10,000 Organizations Targeted by Phishing Cybercriminals who can Bypass MFA in 2022
Microsoft published a report detailing phishing attacks experienced by more than ten thousand organizations since September 2021. The information shows that hackers and crackers mostly use adversary-in-the-middle (abbreviated: AiTM) reverse proxies to gather sensitive data.
About Phishing in 2020–2021
Phishing, or sending fake emails pretending to be a trusted entity while stealing data, remains one of the most “popular” cyber attack forms. Microsoft 2021 report shows that there were more sophisticated and complex attacks during 2020 when e-commerce and online work became the top trends due to the pandemic. The attackers targeted big companies that have many affiliates and syndicates to spread malicious software to the maximum. The chart published by Microsoft states that cybercriminals focused on entering the systems of:
- Retail — 13%
- Financial and insurance institutions — 12%
- Manufacturing enterprises — 12%
- Governmental centers — 11%
- Healthcare systems — 9%
- Education — 7%
- Professional services — 7%
- Telecom — 6%
- And other targets, including media, real estate, and systems of the energy sector.
2022 Phishing Issue
Attackers attempted more than 10,000 attacks since September 2021, and Microsoft published its report on July 12, 2022. The company states that cybercriminals use Attacker-in-The-Middle reverse proxies to mimic Office 365 login requests. That, in turn, demands a user’s multi-factor authentification (abbreviated: MFA).
Attackers then use those details to enter the original site and ensure their success with cookie stealing. And data stealers fix their results by creating rules on the stolen accounts. Hence, hackers and crackers may enter the system even if the attacked one changes passwords everywhere.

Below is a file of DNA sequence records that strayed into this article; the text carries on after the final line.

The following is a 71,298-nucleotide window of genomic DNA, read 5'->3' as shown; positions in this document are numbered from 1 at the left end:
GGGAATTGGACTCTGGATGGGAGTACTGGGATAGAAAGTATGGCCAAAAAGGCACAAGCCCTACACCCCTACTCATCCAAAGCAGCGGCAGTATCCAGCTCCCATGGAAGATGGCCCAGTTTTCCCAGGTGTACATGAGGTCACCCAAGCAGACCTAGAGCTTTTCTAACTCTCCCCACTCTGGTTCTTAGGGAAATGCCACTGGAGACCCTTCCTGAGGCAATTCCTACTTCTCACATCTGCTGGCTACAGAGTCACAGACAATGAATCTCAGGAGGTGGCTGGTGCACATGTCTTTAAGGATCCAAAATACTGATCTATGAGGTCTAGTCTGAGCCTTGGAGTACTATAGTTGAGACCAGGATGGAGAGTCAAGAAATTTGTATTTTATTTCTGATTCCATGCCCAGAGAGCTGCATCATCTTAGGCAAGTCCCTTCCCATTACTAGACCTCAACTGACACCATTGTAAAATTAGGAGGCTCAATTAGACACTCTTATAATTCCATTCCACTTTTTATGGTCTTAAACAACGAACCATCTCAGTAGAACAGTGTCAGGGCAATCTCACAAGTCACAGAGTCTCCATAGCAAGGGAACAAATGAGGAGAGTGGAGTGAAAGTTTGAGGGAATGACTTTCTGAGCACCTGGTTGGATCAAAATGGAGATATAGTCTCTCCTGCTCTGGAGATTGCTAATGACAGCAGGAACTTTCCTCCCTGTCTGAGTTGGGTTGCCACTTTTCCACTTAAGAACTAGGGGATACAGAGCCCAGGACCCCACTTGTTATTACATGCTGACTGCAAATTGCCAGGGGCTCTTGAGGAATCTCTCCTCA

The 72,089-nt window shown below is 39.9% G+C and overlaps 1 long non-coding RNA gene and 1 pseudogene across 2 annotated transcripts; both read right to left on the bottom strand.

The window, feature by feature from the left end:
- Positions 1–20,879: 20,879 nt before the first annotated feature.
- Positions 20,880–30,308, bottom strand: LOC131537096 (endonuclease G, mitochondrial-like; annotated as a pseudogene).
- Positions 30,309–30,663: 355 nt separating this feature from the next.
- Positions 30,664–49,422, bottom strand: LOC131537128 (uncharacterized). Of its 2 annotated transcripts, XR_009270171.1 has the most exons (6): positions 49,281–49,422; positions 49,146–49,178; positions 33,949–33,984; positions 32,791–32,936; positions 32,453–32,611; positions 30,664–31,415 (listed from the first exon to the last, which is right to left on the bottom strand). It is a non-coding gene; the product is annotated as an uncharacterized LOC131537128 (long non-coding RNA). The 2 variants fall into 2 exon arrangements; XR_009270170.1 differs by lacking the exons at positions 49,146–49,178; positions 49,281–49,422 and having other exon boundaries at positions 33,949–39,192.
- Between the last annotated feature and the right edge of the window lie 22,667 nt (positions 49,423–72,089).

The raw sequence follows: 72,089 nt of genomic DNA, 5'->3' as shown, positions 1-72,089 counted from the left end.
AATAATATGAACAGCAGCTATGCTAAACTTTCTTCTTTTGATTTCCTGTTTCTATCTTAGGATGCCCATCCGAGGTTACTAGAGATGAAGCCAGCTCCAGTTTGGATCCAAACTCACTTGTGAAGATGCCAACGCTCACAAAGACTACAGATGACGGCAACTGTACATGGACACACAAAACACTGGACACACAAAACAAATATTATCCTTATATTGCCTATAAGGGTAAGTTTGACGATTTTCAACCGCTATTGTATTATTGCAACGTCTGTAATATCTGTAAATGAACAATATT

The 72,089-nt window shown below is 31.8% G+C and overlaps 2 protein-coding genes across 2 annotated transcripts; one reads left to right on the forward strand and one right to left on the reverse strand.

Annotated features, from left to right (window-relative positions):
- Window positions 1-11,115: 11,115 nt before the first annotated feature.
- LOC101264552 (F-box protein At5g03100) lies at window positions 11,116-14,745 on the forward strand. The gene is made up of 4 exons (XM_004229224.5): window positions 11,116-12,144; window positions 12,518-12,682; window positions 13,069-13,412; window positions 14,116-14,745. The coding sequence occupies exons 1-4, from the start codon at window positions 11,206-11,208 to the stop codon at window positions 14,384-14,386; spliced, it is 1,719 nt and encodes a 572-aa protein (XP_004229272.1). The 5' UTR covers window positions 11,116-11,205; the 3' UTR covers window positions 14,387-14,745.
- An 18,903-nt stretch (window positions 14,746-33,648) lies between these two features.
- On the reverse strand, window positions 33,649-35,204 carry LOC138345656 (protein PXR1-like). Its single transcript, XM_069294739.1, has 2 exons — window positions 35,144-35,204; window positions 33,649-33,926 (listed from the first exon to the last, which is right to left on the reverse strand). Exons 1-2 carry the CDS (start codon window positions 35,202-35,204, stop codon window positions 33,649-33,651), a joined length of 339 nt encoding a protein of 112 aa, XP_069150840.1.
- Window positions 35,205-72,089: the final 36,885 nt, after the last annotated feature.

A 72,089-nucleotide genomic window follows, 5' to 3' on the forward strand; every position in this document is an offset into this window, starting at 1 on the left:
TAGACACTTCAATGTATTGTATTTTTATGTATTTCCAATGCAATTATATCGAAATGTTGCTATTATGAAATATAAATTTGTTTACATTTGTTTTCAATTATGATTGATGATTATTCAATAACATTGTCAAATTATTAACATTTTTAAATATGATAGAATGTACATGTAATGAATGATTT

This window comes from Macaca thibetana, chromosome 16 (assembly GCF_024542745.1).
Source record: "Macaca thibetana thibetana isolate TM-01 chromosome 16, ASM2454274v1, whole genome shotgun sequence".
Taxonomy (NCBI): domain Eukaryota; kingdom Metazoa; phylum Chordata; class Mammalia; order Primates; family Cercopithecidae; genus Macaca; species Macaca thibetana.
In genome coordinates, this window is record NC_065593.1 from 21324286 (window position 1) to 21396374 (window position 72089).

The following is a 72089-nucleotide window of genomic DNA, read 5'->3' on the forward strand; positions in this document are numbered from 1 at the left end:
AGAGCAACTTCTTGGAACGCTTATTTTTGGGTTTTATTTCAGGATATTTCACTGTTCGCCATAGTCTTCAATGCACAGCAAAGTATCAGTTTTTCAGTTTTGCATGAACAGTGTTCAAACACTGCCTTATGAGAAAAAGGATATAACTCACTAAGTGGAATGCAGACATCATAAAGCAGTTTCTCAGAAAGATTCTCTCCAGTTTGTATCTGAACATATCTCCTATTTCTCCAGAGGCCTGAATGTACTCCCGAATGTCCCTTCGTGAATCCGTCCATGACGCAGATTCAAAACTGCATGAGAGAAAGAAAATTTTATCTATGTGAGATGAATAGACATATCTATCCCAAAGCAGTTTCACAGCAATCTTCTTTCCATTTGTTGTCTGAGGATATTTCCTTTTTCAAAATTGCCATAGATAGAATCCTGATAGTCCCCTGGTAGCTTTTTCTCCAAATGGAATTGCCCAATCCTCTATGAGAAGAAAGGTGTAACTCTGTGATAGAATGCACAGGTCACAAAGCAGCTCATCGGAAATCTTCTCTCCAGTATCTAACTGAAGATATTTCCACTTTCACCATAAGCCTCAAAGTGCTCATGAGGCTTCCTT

Microsoft managed to unify information about the attacks. The report explains how criminals act. Here is an instance:
Phase 1: Attackers send an email with an HTML file attachment to numerous organizations. Many of such emails said that there was an audio message.
The attacked one clicked to download the voice message and got redirected to a page that said the download was in the process. Yet, the download bar was fake (hardcoded in HTML), and there was no audio.
Phase 2: The redirector functions as a gatekeeper. It ensured that the user was coming from the original HTML attachment. The user then saw a fake login page that requested the details (as a rule, the Microsoft one). Moreover, those websites sometimes mimicked real landing pages if users included their branding in the Azure AD.
Phase 3: Post-breach. Attackers hijacked accounts in five minutes and started performing fraud.
Phase 4: Finding new victims. Cybercriminals analyzed emails that contained financial information. After finding a relevant dialogue, the cracker set new account rules to minimize the possibility of the real account owner noticing any suspicious activity. So, the attacker made every new email from the new target go to the archive marked as read. Criminals also deleted all new threads.
Phase 5: Communicating with the target directly. Some fraudsters communicated with various companies simultaneously. Sometimes the attackers had to impersonate real business doers for days. Of course, they deleted emails, so the owner could not see anything. If the attacker started emailing a new target, they set the same rules (see Phase 4) for the new company.
Is There a Solution if MFA Might Not Help?
Businesses and organizations see that multi-factor authentification is a necessity today — and it objectively is necessary. It seems and IS a solid shield from unwanted onlookers. Yet, when criminals see an obstacle, in their vision, it becomes a challenge, not a problem. So, the AiTM reverse proxy tactic has emerged because MFA has become the standard protection means. And Microsoft highlights that MFA remains a practical and effective tool for preventing confidentiality issues and breaches. But the company also recommends:
- Turning on conditional access policies;
- Investing in novel anti-phishing solutions. For instance, leveraging the browser to identify and block malicious websites (many of them are vital for phishing). Also, advanced Microsoft systems may detect that there is a VPN used during authentification.
- Never neglect to monitor anomalous activities.